Are, Sweden-March 8, 2001 (AP by Stephan Nasstrom)¿Hermann Maier won the last men’s World Cup downhill of the season on Thursday, beatingfellow Austrian Stephan Eberharter by 35-hundreths of a second to retain his DH title.
“The Herminator” turned in a near-flawless run, posting the fastest split times all the way en route to his12th World Cup win of the season.
He is now just one behind the all-time record of 13 in one season, set by Swedish legend Ingemar Stenmark in1979.
Maier still has two races left in the World Cup finals, a super-G and a giant slalom. He could tie Stenmark’s mark by winning Friday’s super-G.
Stenmark, a guest of honor here, won all 10 GS races and three slaloms 22 years ago.
Maier completed the short, 2,302-meter Olympia course in 1 minute, 24.20 seconds.
“In downhill, the most difficult to win are the easy ones,” Maier said. “I’m very satisfied.” Hilde Gerg of Germany won the last women’s downhill of the season ahead of Isolde Kostner of Italy, who clinched the DH title for the first time with a second place.
Gerg covered the 2,100-meter course in 1:16.56. It was her 10th World Cup win and her second in the downhill.
Kostner clocked 1:16.87. Sylviane Berthod of Switzerland was third in 1:16.97.
With only one difficult section, the Olympia is not only short but relatively easy and favors good gliders.
Eberharter, who led Maier by six points in the downhill standings going into the race, finished seven-hundredths ahead of third-placed Kenneth Sivertsen of Norway.
“It was a good run,” Eberharter said. “But I lost a bit of time on the top.”
Last weekend, Maier clinched his third World Cup overall title in four years and his fourth straight super-G title on Kvitfjell’s Olympic course near Lillehammer, Norway.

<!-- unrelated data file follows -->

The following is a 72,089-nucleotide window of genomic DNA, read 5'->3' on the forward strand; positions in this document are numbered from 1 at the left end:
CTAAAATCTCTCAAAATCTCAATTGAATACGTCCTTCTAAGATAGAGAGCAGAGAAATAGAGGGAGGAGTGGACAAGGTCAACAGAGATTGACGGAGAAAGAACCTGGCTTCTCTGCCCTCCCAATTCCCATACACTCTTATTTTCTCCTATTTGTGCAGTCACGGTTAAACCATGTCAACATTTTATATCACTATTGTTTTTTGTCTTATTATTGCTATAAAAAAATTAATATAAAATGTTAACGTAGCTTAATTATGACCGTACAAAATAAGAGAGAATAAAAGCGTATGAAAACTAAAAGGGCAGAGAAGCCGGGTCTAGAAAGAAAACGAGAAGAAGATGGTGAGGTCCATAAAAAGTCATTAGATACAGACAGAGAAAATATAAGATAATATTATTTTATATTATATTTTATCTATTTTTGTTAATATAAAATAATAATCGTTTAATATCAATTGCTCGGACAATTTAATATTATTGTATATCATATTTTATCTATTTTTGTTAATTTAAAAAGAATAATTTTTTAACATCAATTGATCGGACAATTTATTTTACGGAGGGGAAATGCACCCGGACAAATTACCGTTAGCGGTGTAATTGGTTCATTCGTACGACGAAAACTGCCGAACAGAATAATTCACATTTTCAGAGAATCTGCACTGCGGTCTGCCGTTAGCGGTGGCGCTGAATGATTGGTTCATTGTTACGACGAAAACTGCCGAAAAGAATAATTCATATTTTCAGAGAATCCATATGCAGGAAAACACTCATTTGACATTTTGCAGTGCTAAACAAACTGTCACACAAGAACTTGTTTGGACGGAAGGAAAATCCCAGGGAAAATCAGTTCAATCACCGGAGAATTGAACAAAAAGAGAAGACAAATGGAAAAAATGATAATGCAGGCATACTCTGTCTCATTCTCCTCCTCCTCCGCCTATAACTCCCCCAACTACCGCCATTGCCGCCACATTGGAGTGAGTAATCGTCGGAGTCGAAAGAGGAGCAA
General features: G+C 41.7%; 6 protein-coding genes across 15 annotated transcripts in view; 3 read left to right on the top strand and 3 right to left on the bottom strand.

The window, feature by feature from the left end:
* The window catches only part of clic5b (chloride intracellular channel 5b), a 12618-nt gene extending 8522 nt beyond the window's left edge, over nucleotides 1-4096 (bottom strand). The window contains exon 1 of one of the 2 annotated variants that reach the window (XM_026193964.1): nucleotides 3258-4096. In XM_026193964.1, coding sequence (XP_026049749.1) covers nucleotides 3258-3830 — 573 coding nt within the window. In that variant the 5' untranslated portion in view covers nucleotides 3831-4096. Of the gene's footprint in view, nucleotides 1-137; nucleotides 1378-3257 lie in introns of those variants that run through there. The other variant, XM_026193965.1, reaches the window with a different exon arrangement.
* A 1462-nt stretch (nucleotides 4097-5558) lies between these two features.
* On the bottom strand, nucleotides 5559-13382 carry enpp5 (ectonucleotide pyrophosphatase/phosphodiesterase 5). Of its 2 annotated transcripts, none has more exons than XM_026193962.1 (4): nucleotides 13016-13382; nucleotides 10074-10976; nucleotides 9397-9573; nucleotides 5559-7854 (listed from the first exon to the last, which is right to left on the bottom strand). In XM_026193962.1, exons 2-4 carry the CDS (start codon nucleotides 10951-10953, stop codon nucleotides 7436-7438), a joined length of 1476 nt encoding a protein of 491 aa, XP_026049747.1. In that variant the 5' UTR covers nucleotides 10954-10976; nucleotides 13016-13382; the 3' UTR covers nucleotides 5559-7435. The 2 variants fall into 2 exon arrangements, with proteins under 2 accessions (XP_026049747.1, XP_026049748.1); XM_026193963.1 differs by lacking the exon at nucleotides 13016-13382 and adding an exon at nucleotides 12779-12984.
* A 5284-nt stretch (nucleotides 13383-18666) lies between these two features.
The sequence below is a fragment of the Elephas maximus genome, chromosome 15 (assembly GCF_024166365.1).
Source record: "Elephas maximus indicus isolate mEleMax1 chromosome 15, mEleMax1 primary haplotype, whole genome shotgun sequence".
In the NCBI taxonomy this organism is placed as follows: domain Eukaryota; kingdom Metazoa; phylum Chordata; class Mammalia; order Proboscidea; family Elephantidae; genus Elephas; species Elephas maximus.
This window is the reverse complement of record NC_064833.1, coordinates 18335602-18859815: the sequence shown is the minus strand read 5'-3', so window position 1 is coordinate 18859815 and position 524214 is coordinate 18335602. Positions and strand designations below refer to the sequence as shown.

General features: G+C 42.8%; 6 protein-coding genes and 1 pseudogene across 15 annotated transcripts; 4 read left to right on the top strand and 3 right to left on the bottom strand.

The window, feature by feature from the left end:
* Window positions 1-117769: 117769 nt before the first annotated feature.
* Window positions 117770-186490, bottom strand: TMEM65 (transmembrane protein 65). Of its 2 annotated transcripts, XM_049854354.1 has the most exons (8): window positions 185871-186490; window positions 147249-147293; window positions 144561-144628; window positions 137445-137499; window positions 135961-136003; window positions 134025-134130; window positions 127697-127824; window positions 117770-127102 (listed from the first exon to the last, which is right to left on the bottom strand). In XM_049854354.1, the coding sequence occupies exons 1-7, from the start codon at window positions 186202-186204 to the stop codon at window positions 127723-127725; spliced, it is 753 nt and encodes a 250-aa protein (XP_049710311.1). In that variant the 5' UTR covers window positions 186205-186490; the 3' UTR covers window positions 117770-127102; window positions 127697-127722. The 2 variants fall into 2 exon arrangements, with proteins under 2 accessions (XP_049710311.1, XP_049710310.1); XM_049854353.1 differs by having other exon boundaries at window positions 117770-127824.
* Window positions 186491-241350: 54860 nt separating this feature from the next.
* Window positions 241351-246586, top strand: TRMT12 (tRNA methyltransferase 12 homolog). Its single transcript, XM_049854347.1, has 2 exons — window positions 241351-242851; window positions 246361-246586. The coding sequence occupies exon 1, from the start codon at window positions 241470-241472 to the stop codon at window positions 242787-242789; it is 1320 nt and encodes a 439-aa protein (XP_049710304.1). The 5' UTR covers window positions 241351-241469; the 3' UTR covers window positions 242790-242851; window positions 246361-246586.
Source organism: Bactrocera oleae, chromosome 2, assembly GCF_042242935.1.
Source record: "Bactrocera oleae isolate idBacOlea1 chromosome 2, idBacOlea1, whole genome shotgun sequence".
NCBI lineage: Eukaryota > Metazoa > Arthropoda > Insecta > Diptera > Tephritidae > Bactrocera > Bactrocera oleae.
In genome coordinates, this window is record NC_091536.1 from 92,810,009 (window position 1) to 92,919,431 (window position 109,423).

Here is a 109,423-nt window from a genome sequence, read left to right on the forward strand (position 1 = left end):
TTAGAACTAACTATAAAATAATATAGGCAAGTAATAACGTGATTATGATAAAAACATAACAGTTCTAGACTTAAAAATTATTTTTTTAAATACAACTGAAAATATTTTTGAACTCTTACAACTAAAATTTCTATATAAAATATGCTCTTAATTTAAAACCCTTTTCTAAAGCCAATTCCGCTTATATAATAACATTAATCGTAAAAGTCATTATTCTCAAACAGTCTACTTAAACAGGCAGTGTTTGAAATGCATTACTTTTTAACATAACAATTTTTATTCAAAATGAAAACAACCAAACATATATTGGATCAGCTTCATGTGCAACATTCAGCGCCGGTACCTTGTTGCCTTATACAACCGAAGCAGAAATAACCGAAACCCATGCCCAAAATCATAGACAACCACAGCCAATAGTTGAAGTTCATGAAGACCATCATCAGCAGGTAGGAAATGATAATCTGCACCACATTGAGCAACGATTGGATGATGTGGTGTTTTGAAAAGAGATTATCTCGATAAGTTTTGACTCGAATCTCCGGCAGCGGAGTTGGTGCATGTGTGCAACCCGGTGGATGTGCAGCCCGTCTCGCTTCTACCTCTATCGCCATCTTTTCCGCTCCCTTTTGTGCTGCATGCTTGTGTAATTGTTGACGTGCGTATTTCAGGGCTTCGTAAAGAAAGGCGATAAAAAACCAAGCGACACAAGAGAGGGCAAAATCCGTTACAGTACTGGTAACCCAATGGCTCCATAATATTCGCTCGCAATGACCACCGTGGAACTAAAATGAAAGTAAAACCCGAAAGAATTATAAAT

Maier’s 40th career victory put him in a tie for fourth with Pirmin Zurbriggen of Switzerland on the all-time list. Stenmark, history’s greatest gate racer, tops the list with 86 _ 46 in giant slalom and 40 in slalom. Italy’s Alberto Tomba is a distant second with 50.
Maier topped the downhill standings with 576 points. Eberharter finished with 562. Fritz Strobl and Hannes Trinkl, who upset Maier for the DH gold in last month’s World Alpine Ski Championships at St. Anton, Austria, completed the Austrian sweep of the top four placs with 402 and 313 points.
“I didn’t have a super optimal run today, but I was second and because of that surely not a bad one,” Kostner said. “I tried to get it going as I’m able to. I had a couple of minor mistakes, but with a second place I can’t complain about the pace.
“It’s a great feeling, I’ve worked many years to win this globe,” Kostner said, referring to the crystal trophy that goes to the winner of each discipline. “It’s been a good season for me with a lot of good races, but the fight was not finished until today.
“I’ve had a consistent year and no injuries. From the start of the season I thought about the downhill title, and the super-G.”
Kostner finished with 596 points. Renate Goetschl of Austria was second with 455 and Regine Cavagnoud of France third with 360 points. Cavagnoud was only 20th in the downhill finale.
Goetschl is still involved in one of the most exciting duels _ the battle for the overall title. The defending champion, Goetschl trails Janica Kostelic of Croatia by only 39 points. Kostelic skipped the downhill.
Three races _ the super-G, slalom and giant slalom _ remain for the women in these World Cup finals.
Canada’s Melanie Turgeon just missed her second podium finish of the season, finishing one-tenth of a second behind Berthod.
Megan Gerety of the United States placed fifth, .80 behind the winner. Teammate Kirsten Clark, winner of the next to last downhill of the series, wound up a disappointing 21st out of 22 finishers. She was 1.65 behind the winner.
Copyright (c) 2000 The Associated Press